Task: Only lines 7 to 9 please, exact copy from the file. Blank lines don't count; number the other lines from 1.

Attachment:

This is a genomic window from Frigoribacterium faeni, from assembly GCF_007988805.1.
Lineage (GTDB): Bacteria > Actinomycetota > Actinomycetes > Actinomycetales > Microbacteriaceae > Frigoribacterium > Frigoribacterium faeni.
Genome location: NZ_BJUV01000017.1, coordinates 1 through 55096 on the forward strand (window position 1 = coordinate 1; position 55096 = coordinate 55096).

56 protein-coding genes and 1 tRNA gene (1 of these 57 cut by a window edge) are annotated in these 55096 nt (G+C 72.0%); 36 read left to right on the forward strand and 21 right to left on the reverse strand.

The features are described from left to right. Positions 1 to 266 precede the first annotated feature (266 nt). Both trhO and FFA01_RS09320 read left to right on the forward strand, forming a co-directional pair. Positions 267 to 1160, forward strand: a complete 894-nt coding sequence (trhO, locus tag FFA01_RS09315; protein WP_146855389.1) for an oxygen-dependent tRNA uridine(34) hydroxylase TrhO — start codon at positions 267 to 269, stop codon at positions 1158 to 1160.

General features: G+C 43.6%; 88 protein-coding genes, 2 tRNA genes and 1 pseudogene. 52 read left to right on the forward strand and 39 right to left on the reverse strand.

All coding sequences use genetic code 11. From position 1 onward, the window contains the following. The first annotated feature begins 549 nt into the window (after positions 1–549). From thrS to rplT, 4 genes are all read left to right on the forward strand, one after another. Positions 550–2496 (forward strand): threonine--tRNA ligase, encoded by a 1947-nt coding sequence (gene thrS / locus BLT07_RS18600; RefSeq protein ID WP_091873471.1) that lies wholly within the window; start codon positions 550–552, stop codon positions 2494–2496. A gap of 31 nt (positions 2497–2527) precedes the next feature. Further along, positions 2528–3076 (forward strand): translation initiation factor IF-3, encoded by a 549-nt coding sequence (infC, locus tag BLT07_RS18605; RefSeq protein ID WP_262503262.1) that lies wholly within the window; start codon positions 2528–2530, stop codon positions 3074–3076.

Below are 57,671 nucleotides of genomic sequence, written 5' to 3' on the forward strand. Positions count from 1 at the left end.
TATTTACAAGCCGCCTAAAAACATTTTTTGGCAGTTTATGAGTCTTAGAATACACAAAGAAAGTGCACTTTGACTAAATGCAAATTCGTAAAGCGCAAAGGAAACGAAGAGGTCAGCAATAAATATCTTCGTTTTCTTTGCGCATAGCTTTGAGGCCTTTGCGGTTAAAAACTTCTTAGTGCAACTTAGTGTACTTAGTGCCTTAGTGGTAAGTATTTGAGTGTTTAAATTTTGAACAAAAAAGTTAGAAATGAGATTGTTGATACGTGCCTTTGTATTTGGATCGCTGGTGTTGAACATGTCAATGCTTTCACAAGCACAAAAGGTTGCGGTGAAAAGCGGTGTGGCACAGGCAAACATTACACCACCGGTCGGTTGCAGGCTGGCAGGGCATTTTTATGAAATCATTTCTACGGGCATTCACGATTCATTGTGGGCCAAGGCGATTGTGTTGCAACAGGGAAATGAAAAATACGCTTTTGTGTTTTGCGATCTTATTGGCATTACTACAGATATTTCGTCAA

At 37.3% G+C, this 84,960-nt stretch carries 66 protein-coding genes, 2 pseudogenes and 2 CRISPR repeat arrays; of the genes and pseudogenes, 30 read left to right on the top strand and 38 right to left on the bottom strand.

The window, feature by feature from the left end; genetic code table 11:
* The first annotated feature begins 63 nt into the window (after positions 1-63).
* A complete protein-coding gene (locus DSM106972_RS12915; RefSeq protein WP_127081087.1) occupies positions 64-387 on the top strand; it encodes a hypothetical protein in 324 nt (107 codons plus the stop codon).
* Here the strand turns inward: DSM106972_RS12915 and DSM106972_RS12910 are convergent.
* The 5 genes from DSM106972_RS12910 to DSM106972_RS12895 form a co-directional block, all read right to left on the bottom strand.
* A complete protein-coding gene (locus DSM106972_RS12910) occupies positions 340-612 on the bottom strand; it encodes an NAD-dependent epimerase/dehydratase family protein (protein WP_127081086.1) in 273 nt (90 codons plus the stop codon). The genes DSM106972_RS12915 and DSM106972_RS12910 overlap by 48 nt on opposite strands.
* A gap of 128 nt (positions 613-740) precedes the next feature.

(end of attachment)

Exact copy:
All coding sequences use genetic code 11. From position 1 onward, the window contains the following. The first annotated feature begins 549 nt into the window (after positions 1–549). From thrS to rplT, 4 genes are all read left to right on the forward strand, one after another. Positions 550–2496 (forward strand): threonine--tRNA ligase, encoded by a 1947-nt coding sequence (gene thrS / locus BLT07_RS18600; RefSeq protein ID WP_091873471.1) that lies wholly within the window; start codon positions 550–552, stop codon positions 2494–2496. A gap of 31 nt (positions 2497–2527) precedes the next feature. Further along, positions 2528–3076 (forward strand): translation initiation factor IF-3, encoded by a 549-nt coding sequence (infC, locus tag BLT07_RS18605; RefSeq protein ID WP_262503262.1) that lies wholly within the window; start codon positions 2528–2530, stop codon positions 3074–3076.

Below are 57,671 nucleotides of genomic sequence, written 5' to 3' on the forward strand. Positions count from 1 at the left end.
TATTTACAAGCCGCCTAAAAACATTTTTTGGCAGTTTATGAGTCTTAGAATACACAAAGAAAGTGCACTTTGACTAAATGCAAATTCGTAAAGCGCAAAGGAAACGAAGAGGTCAGCAATAAATATCTTCGTTTTCTTTGCGCATAGCTTTGAGGCCTTTGCGGTTAAAAACTTCTTAGTGCAACTTAGTGTACTTAGTGCCTTAGTGGTAAGTATTTGAGTGTTTAAATTTTGAACAAAAAAGTTAGAAATGAGATTGTTGATACGTGCCTTTGTATTTGGATCGCTGGTGTTGAACATGTCAATGCTTTCACAAGCACAAAAGGTTGCGGTGAAAAGCGGTGTGGCACAGGCAAACATTACACCACCGGTCGGTTGCAGGCTGGCAGGGCATTTTTATGAAATCATTTCTACGGGCATTCACGATTCATTGTGGGCCAAGGCGATTGTGTTGCAACAGGGAAATGAAAAATACGCTTTTGTGTTTTGCGATCTTATTGGCATTACTACAGATATTTCGTCAA